Day two of the Lancaster Jazz Festival 2015. This is when it gets busy. I’ll start with the Sun Square Stage, if fat (or rather, phat) grooves are your bag, Sun Square was the place to be today. Situated in a picturesque square outside The Music Room and down the street from The Sun Hotel, the Sun Square Stage was home to some of the more accessible artists of the festival. When I say accessible, we’re still talking prog metal-influenced off-kilter beats topped with wailing sax and guitar solos. In between my running from stage to stage, I managed to catch music from Dakhla Brass, whose twin disciplines of undeniable grooves and tight, rich harmonies went down a treat in the square, and Thunkfish, whose pounding proggy riffs had every head bopping. The Blind Monk Trio brought the Sun Square Stage to a close this afternoon in fine style with their original, high-energy take on the sax/bass/drums format.
Today, The Hall was home to some of the most unique music I’ve heard in a very long time. I began proceedings on this stage with a step into the unknown, hosting a Q&A with artist in residence Seth Bennett as well as members and composers part of Khymerikal, including Leo Geyer, the composer of last year’s Youth Jazz Commission. Amongst the topics discussed were approaches to composition, writing vs. improvisation, inspiration, teaching and American hardcore punk. Immediately after this, Khymerikal premiered two pieces blending classical and jazz traditions together. I also managed to catch the Lancaster Jazz Festival Youth Jazz Commission 2015, but only just, with The Hall packed out to witness the gripping fusion of jazz composition and Gaelic folk song which left the audience silenced.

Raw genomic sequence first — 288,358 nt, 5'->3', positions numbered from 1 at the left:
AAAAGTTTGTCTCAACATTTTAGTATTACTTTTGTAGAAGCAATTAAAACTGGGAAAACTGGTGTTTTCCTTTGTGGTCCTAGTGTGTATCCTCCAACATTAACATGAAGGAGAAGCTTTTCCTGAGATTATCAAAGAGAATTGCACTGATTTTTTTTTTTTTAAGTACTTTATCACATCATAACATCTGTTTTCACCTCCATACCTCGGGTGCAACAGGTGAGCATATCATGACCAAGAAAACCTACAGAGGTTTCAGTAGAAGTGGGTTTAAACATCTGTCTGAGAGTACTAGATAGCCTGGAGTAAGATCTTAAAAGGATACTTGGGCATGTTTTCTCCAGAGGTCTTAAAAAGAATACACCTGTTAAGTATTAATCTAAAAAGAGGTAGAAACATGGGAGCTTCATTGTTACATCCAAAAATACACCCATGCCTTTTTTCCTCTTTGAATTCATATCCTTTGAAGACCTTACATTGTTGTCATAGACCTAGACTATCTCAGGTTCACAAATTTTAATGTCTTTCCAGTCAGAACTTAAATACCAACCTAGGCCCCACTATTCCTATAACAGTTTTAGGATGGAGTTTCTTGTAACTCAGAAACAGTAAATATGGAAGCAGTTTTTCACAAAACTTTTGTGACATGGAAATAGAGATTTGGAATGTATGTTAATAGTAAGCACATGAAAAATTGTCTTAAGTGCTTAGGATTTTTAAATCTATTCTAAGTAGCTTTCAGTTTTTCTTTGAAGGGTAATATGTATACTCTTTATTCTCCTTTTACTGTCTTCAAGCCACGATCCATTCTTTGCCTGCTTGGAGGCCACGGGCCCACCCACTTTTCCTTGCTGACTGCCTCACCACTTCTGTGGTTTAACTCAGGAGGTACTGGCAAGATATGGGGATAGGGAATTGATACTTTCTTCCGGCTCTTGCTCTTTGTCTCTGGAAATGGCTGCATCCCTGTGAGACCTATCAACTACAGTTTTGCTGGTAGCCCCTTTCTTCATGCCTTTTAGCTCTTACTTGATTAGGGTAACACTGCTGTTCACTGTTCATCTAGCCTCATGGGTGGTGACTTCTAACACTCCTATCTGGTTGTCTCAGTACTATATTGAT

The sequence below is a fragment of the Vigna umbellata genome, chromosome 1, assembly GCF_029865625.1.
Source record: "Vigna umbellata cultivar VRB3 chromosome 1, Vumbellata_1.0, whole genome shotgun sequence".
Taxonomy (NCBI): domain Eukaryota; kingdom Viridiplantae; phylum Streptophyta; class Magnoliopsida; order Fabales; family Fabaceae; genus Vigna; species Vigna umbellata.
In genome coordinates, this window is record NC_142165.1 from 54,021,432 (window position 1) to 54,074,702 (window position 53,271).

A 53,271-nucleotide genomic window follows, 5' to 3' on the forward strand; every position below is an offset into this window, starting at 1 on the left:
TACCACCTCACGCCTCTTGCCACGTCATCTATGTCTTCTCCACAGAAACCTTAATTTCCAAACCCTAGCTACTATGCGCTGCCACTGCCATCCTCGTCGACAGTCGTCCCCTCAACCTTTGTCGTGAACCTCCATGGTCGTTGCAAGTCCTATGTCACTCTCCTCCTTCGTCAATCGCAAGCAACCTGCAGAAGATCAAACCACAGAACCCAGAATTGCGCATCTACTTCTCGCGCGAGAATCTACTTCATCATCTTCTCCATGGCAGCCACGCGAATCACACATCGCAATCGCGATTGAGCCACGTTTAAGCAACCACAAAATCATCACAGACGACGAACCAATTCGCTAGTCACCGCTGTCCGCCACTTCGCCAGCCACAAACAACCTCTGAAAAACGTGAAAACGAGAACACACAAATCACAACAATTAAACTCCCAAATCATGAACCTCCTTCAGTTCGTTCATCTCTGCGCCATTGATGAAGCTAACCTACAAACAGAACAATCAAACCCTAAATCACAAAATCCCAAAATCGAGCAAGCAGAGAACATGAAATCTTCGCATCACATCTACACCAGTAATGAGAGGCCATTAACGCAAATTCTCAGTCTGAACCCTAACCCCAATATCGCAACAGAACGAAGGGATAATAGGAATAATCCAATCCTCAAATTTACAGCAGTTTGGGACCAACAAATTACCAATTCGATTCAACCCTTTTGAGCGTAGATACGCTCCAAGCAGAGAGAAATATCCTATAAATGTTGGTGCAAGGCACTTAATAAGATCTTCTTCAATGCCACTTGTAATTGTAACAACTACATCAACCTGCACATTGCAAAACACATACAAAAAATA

The evening saw another venue in use: The Dukes. After an artist-only meal which allowed a meeting of jazz minds that would not have had the chance for discussion had this sit-down relaxing meal had not been provided, it was time for the headliners; Empirical featuring Julian Siegel. This collective, exclusive to Lancaster Jazz Festival 2015, was a meeting of four masters of their instruments. The two hour exploration of rhythm, harmony and all-round musicianship left the Rake theatre ringing with rapturous applause long after the group finished.
The night isn't even over yet, with fans and performers alike moving on to the Golden Lion pub for a huge jam.
Rob - Festival Reporter.